Research Article: IRF-3, IRF-5, and IRF-7 Coordinately Regulate the Type I IFN Response in Myeloid Dendritic Cells Downstream of MAVS Signaling

Date Published: January 3, 2013

Publisher: Public Library of Science

Author(s): Helen M. Lazear, Alissa Lancaster, Courtney Wilkins, Mehul S. Suthar, Albert Huang, Sarah C. Vick, Lisa Clepper, Larissa Thackray, Margaret M. Brassil, Herbert W. Virgin, Janko Nikolich-Zugich, Ashlee V. Moses, Michael Gale, Klaus Früh, Michael S. Diamond, Christopher F. Basler.

http://doi.org/10.1371/journal.ppat.1003118

Abstract

Although the transcription factors IRF-3 and IRF-7 are considered master regulators of type I interferon (IFN) induction and IFN stimulated gene (ISG) expression, Irf3−/−×Irf7−/− double knockout (DKO) myeloid dendritic cells (mDC) produce relatively normal levels of IFN-β after viral infection. We generated Irf3−/−×Irf5−/−×Irf7−/− triple knockout (TKO) mice to test whether IRF-5 was the source of the residual induction of IFN-β and ISGs in mDCs. In pathogenesis studies with two unrelated positive-sense RNA viruses (West Nile virus (WNV) and murine norovirus), TKO mice succumbed at rates greater than DKO mice and equal to or approaching those of mice lacking the type I IFN receptor (Ifnar−/−). In ex vivo studies, after WNV infection or exposure to Toll-like receptor agonists, TKO mDCs failed to produce IFN-β or express ISGs. In contrast, this response was sustained in TKO macrophages following WNV infection. To define IRF-regulated gene signatures, we performed microarray analysis on WNV-infected mDC from wild type (WT), DKO, TKO, or Ifnar−/− mice, as well as from mice lacking the RIG-I like receptor adaptor protein MAVS. Whereas the gene induction pattern in DKO mDC was similar to WT cells, remarkably, almost no ISG induction was detected in TKO or Mavs−/− mDC. The relative equivalence of TKO and Mavs−/− responses suggested that MAVS dominantly regulates ISG induction in mDC. Moreover, we showed that MAVS-dependent induction of ISGs can occur through an IRF-5-dependent yet IRF-3 and IRF-7-independent pathway. Our results establish IRF-3, -5, and -7 as the key transcription factors responsible for mediating the type I IFN and ISG response in mDC during WNV infection and suggest a novel signaling link between MAVS and IRF-5.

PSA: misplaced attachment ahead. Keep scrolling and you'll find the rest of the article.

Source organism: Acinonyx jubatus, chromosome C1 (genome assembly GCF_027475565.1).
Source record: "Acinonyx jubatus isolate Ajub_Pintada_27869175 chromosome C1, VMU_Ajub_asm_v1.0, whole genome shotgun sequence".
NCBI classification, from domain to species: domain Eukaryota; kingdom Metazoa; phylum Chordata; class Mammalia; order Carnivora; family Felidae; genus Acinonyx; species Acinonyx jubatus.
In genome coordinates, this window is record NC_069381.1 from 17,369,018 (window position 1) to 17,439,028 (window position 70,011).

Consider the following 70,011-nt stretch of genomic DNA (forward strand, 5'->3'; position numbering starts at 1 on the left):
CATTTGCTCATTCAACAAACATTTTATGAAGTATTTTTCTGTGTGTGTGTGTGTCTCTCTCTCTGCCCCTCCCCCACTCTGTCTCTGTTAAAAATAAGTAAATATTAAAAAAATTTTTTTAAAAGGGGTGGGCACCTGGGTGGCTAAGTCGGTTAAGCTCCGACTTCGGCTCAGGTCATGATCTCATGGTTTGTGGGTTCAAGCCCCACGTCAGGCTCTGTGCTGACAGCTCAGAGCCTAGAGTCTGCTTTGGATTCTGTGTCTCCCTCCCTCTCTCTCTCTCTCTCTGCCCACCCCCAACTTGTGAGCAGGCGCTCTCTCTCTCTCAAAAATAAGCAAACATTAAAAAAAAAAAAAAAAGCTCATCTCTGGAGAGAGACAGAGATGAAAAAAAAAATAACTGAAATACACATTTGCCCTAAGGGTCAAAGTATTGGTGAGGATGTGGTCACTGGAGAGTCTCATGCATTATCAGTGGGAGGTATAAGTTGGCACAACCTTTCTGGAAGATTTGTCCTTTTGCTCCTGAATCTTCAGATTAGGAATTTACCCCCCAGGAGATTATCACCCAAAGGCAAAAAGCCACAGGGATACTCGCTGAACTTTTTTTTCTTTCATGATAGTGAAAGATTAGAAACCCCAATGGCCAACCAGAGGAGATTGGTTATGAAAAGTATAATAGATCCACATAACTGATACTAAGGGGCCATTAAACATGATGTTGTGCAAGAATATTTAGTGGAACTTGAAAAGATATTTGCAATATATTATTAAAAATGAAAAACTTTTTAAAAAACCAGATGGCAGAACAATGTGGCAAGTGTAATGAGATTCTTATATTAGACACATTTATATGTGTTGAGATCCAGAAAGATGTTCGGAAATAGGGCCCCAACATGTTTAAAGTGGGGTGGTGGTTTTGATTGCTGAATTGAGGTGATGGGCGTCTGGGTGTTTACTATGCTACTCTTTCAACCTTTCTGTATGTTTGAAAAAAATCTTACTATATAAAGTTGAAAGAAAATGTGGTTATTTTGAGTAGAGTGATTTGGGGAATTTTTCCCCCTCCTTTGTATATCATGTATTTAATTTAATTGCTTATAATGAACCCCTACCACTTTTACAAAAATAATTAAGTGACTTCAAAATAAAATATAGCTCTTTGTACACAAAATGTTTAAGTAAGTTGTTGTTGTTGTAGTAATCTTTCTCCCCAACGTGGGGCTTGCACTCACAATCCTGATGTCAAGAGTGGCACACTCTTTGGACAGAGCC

Partial Text

The type I interferon (IFN) signaling network is an essential component of the innate immune response against viral infections, and also functions to shape adaptive immunity [1]–[4]. Infected cells initiate an antiviral response upon recognition of non-self pathogen-associated molecular patterns (PAMPs), which are detected by host pattern recognition receptors (PRRs) [2], . PRRs that recognize RNA viruses include members of the Toll-like receptor (TLR3 and TLR7) and the RIG-I-like receptor (RLR; RIG-I and MDA5) families. TLRs and RLRs recognize distinct PAMPs in different locations (extracellular/endosomes and cytoplasm, respectively) and activate signaling cascades to initiate antiviral and inflammatory responses. TLR3 binds to double-stranded RNA and recruits the adaptor molecule TRIF to activate the kinases TRAF and IKK-ε, which in turn activates the latent transcription factors IRF-3, IRF-7, and NF-κB. Single-stranded RNA is recognized by TLR7, which uses the adaptor molecule MyD88 to activate TRAF and IKK-ε, and subsequently NF-κB- and IRF-7-dependent transcription. RLRs interact with the mitochondria-associated adapter molecule MAVS (also called IPS-1, VISA, or CARDIF), which signals through the kinases TBK1 and IKK-ε to activate IRF-3, IRF-7, and NF-κB and initiate type I IFN production.

In the present study, we generated Irf3−/−×Irf5−/−×Irf7−/− TKO mice to establish that these three IRF family transcription factors coordinately regulate IFN-β production and ISG expression in mDC. We found that antiviral gene induction was ablated almost entirely in mDC from TKO or Mavs−/− mice, suggesting a dominant role for MAVS in initiating the antiviral response and pointing to a novel signaling interaction between IRF-5 and the RLR signaling pathway.

 

Source:

http://doi.org/10.1371/journal.ppat.1003118

 

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